Grade-school girls ask fewer questions of their science teachers than their boy classmates do. Young women in high school tend to favor social acceptability over scientific proficiency-even though they have the ability for both. Undergraduate women question whether they can balance a career in science with a family. Female graduate students in the hard sciences consider themselves fortunate if they have one woman in their department to serve as a role model or mentor. And postgraduate women sci
Federal Science Funding Barely Keeps Pace With Inflation
Federal Science Funding Barely Keeps Pace With Inflation
Researchers fearing that the agreement between Congress and President Clinton to balance the federal budget by 2002 would decimate science funding can rest a little easier. Each of the eight major federal departments funding research will at least keep pace with or slightly exceed the 2.6 percent inflation rate in FY1998-with the exception of the Department of Agriculture, which will receive 2 percent less research funding in real dollars. As expected, Congress met or exceeded the president's b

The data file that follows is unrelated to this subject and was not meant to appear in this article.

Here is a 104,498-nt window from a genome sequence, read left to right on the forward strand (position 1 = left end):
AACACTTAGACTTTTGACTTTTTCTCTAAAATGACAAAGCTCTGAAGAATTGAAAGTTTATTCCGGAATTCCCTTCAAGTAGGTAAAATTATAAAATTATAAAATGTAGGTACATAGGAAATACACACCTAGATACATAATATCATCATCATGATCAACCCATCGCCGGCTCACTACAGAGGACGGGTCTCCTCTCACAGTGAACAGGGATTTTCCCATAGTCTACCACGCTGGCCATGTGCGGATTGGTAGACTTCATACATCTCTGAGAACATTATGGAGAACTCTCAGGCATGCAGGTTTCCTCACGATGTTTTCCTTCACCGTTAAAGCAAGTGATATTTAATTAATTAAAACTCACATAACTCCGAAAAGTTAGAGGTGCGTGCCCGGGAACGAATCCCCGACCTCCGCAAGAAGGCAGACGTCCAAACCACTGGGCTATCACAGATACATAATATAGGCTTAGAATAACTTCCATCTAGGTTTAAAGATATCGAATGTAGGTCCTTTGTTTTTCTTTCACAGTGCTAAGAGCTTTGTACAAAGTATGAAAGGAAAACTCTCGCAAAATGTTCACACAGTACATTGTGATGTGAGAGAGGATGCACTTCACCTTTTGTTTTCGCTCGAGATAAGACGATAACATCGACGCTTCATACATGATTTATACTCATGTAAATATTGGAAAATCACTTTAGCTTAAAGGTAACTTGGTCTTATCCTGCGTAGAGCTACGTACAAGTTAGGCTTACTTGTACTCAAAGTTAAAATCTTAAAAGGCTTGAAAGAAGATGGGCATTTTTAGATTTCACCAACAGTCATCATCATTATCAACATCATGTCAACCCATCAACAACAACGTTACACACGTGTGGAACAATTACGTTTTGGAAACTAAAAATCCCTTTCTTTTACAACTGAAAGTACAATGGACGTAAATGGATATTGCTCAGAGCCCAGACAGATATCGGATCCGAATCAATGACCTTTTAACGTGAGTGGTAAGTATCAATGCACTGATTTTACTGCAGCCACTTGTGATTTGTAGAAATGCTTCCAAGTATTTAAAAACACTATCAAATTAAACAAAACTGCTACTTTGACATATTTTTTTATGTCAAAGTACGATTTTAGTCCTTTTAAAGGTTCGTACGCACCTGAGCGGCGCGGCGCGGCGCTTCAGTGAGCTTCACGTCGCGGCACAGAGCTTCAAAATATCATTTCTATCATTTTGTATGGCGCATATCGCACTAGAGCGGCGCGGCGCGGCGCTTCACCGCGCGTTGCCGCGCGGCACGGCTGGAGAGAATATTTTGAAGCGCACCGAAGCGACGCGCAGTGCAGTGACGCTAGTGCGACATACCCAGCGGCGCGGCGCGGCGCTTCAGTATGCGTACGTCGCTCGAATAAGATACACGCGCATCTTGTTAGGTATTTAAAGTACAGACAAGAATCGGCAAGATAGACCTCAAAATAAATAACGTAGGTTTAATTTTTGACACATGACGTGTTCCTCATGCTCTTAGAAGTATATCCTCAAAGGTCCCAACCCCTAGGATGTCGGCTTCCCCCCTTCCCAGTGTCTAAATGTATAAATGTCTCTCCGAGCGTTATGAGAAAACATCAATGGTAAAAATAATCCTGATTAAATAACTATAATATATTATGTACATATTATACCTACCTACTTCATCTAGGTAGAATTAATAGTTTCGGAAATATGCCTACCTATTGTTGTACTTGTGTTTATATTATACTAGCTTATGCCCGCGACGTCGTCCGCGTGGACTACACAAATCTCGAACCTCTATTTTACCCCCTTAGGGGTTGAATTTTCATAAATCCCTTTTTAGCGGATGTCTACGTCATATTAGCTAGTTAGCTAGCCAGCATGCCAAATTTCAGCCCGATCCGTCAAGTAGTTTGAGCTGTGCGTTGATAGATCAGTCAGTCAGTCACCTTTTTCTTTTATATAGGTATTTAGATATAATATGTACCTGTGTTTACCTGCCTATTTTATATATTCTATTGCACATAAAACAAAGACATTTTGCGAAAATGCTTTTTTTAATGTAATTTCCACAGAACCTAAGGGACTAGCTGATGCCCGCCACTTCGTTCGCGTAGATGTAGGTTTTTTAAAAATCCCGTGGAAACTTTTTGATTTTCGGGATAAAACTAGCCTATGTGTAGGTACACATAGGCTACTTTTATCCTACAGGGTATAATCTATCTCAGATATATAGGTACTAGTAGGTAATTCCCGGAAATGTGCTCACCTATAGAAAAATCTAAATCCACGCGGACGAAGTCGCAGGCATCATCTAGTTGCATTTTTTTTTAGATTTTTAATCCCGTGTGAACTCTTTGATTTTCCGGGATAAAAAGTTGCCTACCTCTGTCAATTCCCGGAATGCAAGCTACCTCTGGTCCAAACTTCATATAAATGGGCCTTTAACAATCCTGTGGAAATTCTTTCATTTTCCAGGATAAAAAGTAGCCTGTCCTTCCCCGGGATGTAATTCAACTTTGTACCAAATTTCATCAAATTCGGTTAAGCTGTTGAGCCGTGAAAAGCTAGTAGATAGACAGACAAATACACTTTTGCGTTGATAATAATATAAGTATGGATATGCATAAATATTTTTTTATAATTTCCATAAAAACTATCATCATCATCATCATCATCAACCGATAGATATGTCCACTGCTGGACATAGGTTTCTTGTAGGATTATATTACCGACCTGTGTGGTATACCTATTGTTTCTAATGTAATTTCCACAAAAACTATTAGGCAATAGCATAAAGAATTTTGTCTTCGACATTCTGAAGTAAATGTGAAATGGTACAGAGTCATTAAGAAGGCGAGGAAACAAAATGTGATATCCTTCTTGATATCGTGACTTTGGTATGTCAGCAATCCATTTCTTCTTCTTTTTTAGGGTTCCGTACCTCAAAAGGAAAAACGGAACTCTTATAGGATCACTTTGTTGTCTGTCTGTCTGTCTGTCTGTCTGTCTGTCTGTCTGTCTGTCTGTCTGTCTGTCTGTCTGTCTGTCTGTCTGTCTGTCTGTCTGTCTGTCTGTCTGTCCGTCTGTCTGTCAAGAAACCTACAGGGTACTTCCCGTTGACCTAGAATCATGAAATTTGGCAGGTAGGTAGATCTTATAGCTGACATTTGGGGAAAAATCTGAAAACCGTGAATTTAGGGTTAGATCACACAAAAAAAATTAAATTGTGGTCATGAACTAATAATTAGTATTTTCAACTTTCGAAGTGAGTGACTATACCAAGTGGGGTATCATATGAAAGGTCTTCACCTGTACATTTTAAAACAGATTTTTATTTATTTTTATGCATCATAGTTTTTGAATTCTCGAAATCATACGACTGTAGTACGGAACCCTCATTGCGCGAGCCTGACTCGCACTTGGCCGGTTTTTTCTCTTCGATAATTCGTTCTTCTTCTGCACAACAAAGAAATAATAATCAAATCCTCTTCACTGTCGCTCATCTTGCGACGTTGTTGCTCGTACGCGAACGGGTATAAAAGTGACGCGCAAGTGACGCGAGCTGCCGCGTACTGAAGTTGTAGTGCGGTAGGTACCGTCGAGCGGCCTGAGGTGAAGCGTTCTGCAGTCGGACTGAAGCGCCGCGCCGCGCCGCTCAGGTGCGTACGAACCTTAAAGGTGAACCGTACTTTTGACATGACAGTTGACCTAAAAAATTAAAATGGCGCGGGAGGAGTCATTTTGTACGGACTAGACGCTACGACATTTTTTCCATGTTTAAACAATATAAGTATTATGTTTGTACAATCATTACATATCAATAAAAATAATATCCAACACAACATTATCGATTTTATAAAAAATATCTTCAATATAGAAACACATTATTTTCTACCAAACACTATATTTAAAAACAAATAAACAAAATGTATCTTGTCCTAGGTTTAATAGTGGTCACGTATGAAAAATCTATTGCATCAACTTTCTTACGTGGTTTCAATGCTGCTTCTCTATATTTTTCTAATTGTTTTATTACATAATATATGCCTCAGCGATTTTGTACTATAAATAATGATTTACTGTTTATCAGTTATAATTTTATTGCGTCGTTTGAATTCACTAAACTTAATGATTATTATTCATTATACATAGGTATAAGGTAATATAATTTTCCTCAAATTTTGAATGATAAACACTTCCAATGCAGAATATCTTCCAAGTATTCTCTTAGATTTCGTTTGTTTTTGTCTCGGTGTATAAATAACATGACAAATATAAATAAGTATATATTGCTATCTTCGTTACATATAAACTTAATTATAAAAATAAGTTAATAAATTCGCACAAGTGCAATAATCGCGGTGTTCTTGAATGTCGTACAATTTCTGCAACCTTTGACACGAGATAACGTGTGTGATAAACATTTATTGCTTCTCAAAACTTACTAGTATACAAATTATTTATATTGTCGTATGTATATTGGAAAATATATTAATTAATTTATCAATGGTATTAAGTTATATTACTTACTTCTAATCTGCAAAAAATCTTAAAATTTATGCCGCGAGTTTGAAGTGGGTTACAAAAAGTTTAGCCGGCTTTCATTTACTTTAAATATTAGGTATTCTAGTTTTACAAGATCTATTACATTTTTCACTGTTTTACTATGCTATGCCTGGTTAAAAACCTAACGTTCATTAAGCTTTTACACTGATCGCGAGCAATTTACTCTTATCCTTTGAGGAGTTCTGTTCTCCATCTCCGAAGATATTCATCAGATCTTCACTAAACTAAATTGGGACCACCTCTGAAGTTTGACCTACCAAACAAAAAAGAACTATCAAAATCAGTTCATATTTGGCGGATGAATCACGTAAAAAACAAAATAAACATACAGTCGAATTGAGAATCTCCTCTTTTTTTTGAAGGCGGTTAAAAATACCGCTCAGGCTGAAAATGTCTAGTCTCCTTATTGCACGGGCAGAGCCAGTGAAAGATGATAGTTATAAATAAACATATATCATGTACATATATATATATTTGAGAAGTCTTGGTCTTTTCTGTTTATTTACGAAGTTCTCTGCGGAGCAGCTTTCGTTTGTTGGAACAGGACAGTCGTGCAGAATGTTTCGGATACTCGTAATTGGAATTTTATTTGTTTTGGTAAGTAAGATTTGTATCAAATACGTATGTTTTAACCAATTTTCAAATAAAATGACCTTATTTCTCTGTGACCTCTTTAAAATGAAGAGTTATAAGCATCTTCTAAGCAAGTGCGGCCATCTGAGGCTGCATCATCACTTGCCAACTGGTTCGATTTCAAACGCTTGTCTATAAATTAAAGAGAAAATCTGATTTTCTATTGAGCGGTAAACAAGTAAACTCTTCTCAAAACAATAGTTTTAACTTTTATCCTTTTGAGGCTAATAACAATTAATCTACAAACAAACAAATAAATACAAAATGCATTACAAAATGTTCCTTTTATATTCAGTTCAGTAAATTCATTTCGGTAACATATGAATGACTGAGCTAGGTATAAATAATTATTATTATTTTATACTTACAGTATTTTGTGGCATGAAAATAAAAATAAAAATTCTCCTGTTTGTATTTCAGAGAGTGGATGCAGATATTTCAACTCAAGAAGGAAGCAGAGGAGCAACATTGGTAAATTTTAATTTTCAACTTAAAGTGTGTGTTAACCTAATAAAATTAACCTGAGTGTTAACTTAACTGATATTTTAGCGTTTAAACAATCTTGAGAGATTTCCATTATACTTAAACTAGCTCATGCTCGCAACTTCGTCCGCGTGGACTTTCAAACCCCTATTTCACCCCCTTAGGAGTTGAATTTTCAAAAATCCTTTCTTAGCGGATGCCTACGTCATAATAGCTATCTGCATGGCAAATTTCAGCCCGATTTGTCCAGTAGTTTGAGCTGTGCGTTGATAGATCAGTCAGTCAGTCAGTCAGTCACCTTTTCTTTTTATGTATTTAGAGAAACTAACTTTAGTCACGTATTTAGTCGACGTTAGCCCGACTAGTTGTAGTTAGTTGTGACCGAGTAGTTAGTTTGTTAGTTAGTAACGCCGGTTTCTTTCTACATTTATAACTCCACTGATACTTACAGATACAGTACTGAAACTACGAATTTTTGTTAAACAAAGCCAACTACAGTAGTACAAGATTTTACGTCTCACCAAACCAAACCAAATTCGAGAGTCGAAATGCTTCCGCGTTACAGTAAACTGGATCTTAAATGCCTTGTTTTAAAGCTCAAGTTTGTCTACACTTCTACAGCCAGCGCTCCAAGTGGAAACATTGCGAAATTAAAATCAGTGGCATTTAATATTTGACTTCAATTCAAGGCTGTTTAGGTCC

Cartoon

Cartoon
Cartoon
"The environment people only worry about endangered species, not endangered individuals."

Opinion

The Future Is Today: Leverage Through Strategic Alliances
The Future Is Today: Leverage Through Strategic Alliances
I am of the first generation of American women scientists who dared to say out loud, "I want to soar"-that is, professionally. As a few of us clawed our way up the steep and slippery slopes, we also showed the audacity and determination not to forgo the rewards and pleasures of family and personal lives. I am so proud of us. By any standards we have done well. But it is still lonely at the top. The climate is rather chilly, and many of us are hovering rather than taking off. We would like to ha

Commentary

Women For Science For Women
Women For Science For Women